In the course of hunting down promising equipment for
review, I spent an afternoon with Joe Cutrufelli, proprietor of JC Audio
in Vallejo, California (http://www.jcaudio.com).
After I expressed my dissatisfaction with much of the triode amplification
I had heard in show settings, save for the ultra-expensive LAMM gear and
less expensive offerings from ART Audio, Joe told me that the Kora Galaxy
triode amp was a step above most of what I had auditioned. On his
recommendation, I contacted Kora for a review sample of the Galaxy
I have since spent three extended periods auditioning
the Galaxy. My first listening experience took place when my Bruce Moore
Companion III preamp was equipped with its original shunt attenuators,
resistors, and capacitors, and my Talon Khorus X speakers had not been
upgraded to their current state. The amp to which I compared the Kora
Galaxy was the Bruce Moore Dual 70, which lists for roughly the same
price. Both units were auditioned using RCA-terminated Nordost Valhalla
interconnects between preamp and amp.
After my initial listening sessions, I questioned
whether the Jan Philips 6922 tubes that came with the Galaxy Reference
were making the best case for its presentation. I have tried these tubes
in both my preamp and amp on numerous occasions, and have consistently
experienced that, despite their fine midrange, they truncate high and low
frequencies. After sharing my reservations with Joe Cutrufelli, I drove
the amp to his place and switched to Sovtek 6922s. For an explanation of
what adjustments were necessary to make this switch, see “Set-Up” below.
All subsequent auditioning occurred with the Sovtek 6922s in place.
While we were together, Joe told me that, in his
opinion, I would experience a 20% increase in bass response from the amp
if I listened in balanced mode. Since the Bruce Moore preamp cannot accept
balanced (AES/EBU) interconnects, I set about securing the appropriate
equipment to make auditioning in balanced mode possible.
The second listening sessions occurred after the
Companion III preamp’s shunt attenuators had been upgraded to series
attenuators, affording better sound. I was also able to audition the Kora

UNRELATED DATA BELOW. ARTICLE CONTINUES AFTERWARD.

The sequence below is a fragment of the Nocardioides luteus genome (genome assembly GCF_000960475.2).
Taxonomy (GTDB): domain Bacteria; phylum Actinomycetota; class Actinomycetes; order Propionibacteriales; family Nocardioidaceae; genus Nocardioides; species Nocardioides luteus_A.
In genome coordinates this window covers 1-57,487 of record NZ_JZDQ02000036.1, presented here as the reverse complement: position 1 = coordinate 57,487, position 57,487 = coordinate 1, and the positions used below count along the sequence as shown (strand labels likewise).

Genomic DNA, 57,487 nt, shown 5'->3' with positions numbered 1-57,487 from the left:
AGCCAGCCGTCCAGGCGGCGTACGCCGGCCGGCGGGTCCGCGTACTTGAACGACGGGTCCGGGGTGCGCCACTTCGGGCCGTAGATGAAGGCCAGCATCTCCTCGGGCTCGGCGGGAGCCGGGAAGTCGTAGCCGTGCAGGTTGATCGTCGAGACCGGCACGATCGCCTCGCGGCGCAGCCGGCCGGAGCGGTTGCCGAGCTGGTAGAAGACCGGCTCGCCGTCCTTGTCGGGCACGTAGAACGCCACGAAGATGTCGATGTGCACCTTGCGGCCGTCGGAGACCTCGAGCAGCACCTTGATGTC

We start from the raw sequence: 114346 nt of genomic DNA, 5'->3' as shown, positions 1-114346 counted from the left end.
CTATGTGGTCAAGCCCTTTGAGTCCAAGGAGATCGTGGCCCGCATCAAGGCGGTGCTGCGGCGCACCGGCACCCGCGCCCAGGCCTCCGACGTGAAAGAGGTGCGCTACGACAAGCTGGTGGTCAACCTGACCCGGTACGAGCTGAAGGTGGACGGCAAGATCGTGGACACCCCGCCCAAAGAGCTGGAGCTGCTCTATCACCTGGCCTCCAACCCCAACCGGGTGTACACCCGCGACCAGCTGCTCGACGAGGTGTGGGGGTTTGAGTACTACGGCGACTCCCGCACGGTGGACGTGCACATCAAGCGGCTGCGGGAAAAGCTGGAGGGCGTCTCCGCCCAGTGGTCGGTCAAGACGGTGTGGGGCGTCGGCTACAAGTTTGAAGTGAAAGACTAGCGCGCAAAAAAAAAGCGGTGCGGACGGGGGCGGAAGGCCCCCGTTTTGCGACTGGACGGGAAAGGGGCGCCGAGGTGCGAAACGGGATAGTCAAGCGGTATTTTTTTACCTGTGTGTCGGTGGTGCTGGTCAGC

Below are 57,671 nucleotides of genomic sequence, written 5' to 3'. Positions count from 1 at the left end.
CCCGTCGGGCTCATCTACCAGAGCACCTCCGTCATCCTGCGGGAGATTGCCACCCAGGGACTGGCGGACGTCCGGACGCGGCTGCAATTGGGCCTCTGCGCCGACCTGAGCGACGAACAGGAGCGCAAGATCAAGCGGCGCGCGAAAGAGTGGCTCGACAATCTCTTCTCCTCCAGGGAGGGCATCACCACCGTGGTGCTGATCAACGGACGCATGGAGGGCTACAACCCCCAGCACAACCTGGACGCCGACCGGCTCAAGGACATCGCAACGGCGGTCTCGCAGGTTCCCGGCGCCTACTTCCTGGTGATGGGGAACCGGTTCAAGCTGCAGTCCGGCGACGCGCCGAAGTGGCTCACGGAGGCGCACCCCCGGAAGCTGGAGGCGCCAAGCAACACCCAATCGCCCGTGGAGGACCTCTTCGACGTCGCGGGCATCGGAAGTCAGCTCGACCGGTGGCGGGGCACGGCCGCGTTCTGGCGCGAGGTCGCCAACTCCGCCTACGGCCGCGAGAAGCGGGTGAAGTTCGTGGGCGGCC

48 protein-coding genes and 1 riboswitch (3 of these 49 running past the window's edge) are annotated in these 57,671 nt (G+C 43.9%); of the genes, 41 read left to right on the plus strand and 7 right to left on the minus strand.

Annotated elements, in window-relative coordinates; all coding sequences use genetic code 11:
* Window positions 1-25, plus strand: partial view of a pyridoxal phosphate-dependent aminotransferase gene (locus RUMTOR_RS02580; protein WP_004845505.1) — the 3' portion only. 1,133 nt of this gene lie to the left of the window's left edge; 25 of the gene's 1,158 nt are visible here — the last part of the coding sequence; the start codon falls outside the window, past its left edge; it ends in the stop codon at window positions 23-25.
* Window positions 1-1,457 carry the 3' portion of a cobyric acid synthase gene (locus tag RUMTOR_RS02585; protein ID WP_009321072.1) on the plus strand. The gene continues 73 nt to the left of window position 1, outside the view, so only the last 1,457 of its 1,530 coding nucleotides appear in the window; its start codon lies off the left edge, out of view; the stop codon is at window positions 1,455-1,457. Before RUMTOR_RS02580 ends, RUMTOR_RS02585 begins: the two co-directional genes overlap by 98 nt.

Galaxy in balanced mode via the loan of an Atma-Sphere MLS-1 preamp and
Acoustic Zen Silver Reference balanced interconnects. During this period,
I also upgraded my amp to a hand-wired Bruce Moore Dual 100 that lists for
$6,000. Finally, I secured Telefunken 12AU7 tubes for use in both the Bruce
Moore and Atma-Sphere preamps.
My final listening sessions, after which this review was
written, took place many months later, in the spring of 2003. A thorough
revision of the Khorus X speaker, including installation of a completely
new crossover, different wiring, different braiding configuration for the
wiring, changes to the woofer cone and compartment, and modification to
the supertweeter, left me confident of my conclusions. This major upgrade
completely opened up the sound, making it far more detailed, transparent,
three-dimensional, and lifelike.
With each upgrade, I was able to hear further into the
sound. Regardless of these major improvements, however, my opinion of the
Kora Galaxy remained relatively constant throughout the upgrade process.
The Galaxy arrived chez Serinus after it had been fully
checked out and declared in 100% working order. The bias of each tube
receptacle had been pre-adjusted for a specific tube, and that included in
the shipping carton was a drawing of the tube layout, identifying each
socket by a number that matched numbers penned onto the tube boxes, so it
is important to note the prescribed position of each tube before inserting
them, since they will fit in several sockets.
When my initial audition proved less than satisfying, I
brought the amp to Joe’s place so we could switch from Jan Phillips to
Sovtek 6922s. This was no simple task. In order to rebias the Galaxy, one
must open it up, replace whatever tubes one wishes to replace, turn it on
and warm it up until everything stabilizes, carefully measure voltages
across certain resistors via a voltmeter, and adjust the bias by turning
screws a little bit at a time.
While there is no way to adjust the bias of driver tubes
(6922s), replacing them affects the bias of the EL84s. Adjusting the bias
of the EL84s in turn slightly affects the overall bias of the quadrant,
necessitating rebalancing of the eight 6AS76 triode power tubes. These
power tubes are biased in pairs, with the biasing of one pair affecting
the biasing of the total quadrant. For utmost accuracy, since rebiasing
each tube affects the bias of all others tubes in the quadrant, those who